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Moral MondaysWith today’s Moral Monday focusing on, among other things, the rights of workers in North Carolina, be sure to check out this essay from Saturday’s Raleigh News & Observer by NC AFL-CIO Secretary-Treasurer MaryBe McMillan. As McMillan notes:

“At what cost to the residents of this state do our lawmakers and our governor do the bidding of organized greed? A devastating coal ash spill fouls our waterways, and fracking threatens our water supply. Children as young as 12 work our tobacco fields. Jobless North Carolinians struggle to make ends meet on reduced and inadequate unemployment benefits. Teachers work without pay raises, textbooks and teaching assistants. Children, the aged and the disabled are being kicked off Medicaid while hundreds of thousands are left to get sick and die, caught up in a Medicaid blockade of lawmakers’ own making. Citizens are made to overcome obstacles in exercising their right to vote. Even our right to vote is under attack. If we stand by and do nothing, we are signing off on this moral bankruptcy. Read More

North Carolina’s recent wintry weather has helped give rise to a lot of pent up activity this week. Tonight at 7:00 pm for instance, is an excellent event at the Duke University Center for Documentary Studies entitled “Organizing the South: How a Southern Workers’ Movement Can Change the Nation.” Click here for more information and here to watch the video livestream tonight.

And speaking of not-to-be-missed events, be sure if you get the chance to check out the Raleigh showing of “Inequality for All,” Robert Reich’s powerful new movie about America’s modern economy. The event will be held on Tuesday, February 18 from 6:00-9:00 p.m. at William Peace University’s Browne-McPherson Music Building. Parking is free on campus. Click here for more information.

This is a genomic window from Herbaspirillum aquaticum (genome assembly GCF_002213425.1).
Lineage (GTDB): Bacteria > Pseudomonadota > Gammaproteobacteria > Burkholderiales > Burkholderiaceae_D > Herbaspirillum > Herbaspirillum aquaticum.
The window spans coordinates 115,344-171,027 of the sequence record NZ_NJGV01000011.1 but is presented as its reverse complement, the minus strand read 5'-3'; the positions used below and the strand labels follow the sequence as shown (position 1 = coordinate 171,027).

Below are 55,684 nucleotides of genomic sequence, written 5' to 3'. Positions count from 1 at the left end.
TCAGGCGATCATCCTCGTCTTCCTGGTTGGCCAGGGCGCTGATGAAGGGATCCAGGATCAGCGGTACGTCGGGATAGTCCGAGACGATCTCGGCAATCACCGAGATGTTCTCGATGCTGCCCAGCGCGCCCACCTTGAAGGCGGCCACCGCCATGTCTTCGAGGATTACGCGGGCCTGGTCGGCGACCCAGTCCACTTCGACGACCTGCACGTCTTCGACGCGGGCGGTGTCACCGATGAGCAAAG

And speaking of the exploding inequality of the modern economy, check out economist Dean Baker’s essay from over the weekend in which he explains how America’s inequality hasn’t occurred by accident or simply as the result of the talent and hard work of the top 1%. To the contrary, as Baker explains, it’s happened “by design.”

And speaking of things that are exploding, the Duke Coal Ash disaster continues to be the biggest story in the North Carolina policy world. Read More

As we approach Labor Day weekend, new data from the state Division of Employment Security  shows unemployment rates fell in 97 of North Carolina’s 100 counties last month. However, most of the job growth this past year has occurred in Leisure & Hospitality, the lowest-wage sector.

This industry pays roughly $12 below the statewide average, according to analysis by the NC Budget & Tax Center.

MaryBe McMillan with the NC State AFL-CIO says it’s troubling that the employment opportunities that have replaced the manufacturing jobs lost during the recession fail to provide families a living wage:

“Folks cannot get by on $7.25 an hour, and it’s long overdue we raise the minimum wage, make it a living wage, index it to inflation so we are not going another decade or so without a wage increase,” explained McMillan in an interview with NC Policy Watch.

Minimum wage workers and their supporters will gather today (Thursday) in cities across the nation, including Raleigh, asking to be paid $15 an hour.

For a preview of McMillan’s radio interview with Chris Fitzsimon, click below:

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Moral Mondays 2The General Assembly doesn’t return to Raleigh until next Tuesday for a brief (hopefully) veto session, but there will be plenty of action in the the policy world this week as well. 

Tomorrow in Raleigh, House Republicans will be holding a fundraiser at the exclusive and recently integrated Carolina Country Club on Glenwood Aveue. Meanwhile, worker advocates and progressive activists will be picketing outside from 4:30 to 6:00. Click here for more information.

On Thursday in Raleigh there will be another workers’ rights action — this one to support the burgeoning movement for low wage workers — especially in the fast food industry. The event is scheduled for 3:30 at Matin Street Baptist Chuch. Click here for more information.

Finally, of course, on Wednesday – the actual 50 th anniversary of the 1963 March on Washington – activist will gather in 13 sites throughout the state in a series of events led by the North Carolina NAACP.

Here are the updated details: Read More